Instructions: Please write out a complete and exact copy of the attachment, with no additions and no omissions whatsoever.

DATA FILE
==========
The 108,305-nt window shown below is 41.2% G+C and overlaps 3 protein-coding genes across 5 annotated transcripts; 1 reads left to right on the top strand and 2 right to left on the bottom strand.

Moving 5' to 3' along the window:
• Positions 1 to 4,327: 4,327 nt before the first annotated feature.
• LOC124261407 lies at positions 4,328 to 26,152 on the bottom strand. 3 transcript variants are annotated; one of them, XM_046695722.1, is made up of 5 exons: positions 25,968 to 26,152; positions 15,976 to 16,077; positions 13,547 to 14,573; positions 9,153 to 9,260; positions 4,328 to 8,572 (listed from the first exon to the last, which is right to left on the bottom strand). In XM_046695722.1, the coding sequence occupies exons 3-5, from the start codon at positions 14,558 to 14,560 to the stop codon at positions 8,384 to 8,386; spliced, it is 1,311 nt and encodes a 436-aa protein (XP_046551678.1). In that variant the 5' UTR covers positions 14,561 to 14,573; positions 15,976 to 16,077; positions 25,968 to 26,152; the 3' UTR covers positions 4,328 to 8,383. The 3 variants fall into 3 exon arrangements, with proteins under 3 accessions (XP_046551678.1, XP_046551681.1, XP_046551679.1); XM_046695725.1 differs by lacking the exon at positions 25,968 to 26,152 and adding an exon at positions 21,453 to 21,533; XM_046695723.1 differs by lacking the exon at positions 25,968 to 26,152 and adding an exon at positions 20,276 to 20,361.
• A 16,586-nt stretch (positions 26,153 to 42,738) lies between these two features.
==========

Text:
The 108,305-nt window shown below is 41.2% G+C and overlaps 3 protein-coding genes across 5 annotated transcripts; 1 reads left to right on the top strand and 2 right to left on the bottom strand.

Moving 5' to 3' along the window:
• Positions 1 to 4,327: 4,327 nt before the first annotated feature.
• LOC124261407 lies at positions 4,328 to 26,152 on the bottom strand. 3 transcript variants are annotated; one of them, XM_046695722.1, is made up of 5 exons: positions 25,968 to 26,152; positions 15,976 to 16,077; positions 13,547 to 14,573; positions 9,153 to 9,260; positions 4,328 to 8,572 (listed from the first exon to the last, which is right to left on the bottom strand). In XM_046695722.1, the coding sequence occupies exons 3-5, from the start codon at positions 14,558 to 14,560 to the stop codon at positions 8,384 to 8,386; spliced, it is 1,311 nt and encodes a 436-aa protein (XP_046551678.1). In that variant the 5' UTR covers positions 14,561 to 14,573; positions 15,976 to 16,077; positions 25,968 to 26,152; the 3' UTR covers positions 4,328 to 8,383. The 3 variants fall into 3 exon arrangements, with proteins under 3 accessions (XP_046551678.1, XP_046551681.1, XP_046551679.1); XM_046695725.1 differs by lacking the exon at positions 25,968 to 26,152 and adding an exon at positions 21,453 to 21,533; XM_046695723.1 differs by lacking the exon at positions 25,968 to 26,152 and adding an exon at positions 20,276 to 20,361.
• A 16,586-nt stretch (positions 26,153 to 42,738) lies between these two features.